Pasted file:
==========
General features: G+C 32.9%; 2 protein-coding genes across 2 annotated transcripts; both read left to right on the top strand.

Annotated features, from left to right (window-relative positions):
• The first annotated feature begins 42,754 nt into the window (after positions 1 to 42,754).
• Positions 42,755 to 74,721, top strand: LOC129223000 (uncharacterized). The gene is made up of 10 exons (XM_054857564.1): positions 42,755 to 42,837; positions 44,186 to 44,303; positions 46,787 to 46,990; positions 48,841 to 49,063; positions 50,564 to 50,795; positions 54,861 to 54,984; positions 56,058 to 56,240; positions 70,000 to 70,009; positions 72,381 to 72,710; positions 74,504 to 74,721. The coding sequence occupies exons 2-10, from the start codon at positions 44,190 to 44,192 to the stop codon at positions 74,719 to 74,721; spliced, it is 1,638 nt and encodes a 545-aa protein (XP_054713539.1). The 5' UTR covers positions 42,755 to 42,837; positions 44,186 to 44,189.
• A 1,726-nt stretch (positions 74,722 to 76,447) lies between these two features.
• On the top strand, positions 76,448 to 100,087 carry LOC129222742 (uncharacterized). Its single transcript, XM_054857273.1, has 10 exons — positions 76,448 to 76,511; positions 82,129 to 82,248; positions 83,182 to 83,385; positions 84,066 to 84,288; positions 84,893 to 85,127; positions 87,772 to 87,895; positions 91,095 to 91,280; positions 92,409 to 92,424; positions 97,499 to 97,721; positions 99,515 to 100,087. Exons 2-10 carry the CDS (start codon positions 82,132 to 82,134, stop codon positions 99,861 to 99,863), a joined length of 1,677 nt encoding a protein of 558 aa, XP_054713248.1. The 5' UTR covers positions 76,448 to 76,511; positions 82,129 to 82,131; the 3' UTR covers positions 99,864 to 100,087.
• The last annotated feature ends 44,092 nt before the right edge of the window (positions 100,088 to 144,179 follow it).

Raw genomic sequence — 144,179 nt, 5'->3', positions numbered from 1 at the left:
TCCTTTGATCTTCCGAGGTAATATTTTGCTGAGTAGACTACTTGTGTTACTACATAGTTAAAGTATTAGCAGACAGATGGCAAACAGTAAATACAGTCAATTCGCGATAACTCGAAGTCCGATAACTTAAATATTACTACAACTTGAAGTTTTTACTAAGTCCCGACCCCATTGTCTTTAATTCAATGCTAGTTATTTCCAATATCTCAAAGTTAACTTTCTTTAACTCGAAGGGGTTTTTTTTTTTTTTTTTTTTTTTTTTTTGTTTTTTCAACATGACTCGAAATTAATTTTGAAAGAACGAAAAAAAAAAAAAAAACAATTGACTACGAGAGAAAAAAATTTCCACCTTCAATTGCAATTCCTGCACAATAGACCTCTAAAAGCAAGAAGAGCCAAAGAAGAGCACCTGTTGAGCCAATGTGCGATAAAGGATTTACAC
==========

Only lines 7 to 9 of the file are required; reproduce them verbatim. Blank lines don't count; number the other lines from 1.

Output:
• The last annotated feature ends 44,092 nt before the right edge of the window (positions 100,088 to 144,179 follow it).

Raw genomic sequence — 144,179 nt, 5'->3', positions numbered from 1 at the left:
TCCTTTGATCTTCCGAGGTAATATTTTGCTGAGTAGACTACTTGTGTTACTACATAGTTAAAGTATTAGCAGACAGATGGCAAACAGTAAATACAGTCAATTCGCGATAACTCGAAGTCCGATAACTTAAATATTACTACAACTTGAAGTTTTTACTAAGTCCCGACCCCATTGTCTTTAATTCAATGCTAGTTATTTCCAATATCTCAAAGTTAACTTTCTTTAACTCGAAGGGGTTTTTTTTTTTTTTTTTTTTTTTTTTTTGTTTTTTCAACATGACTCGAAATTAATTTTGAAAGAACGAAAAAAAAAAAAAAAACAATTGACTACGAGAGAAAAAAATTTCCACCTTCAATTGCAATTCCTGCACAATAGACCTCTAAAAGCAAGAAGAGCCAAAGAAGAGCACCTGTTGAGCCAATGTGCGATAAAGGATTTACAC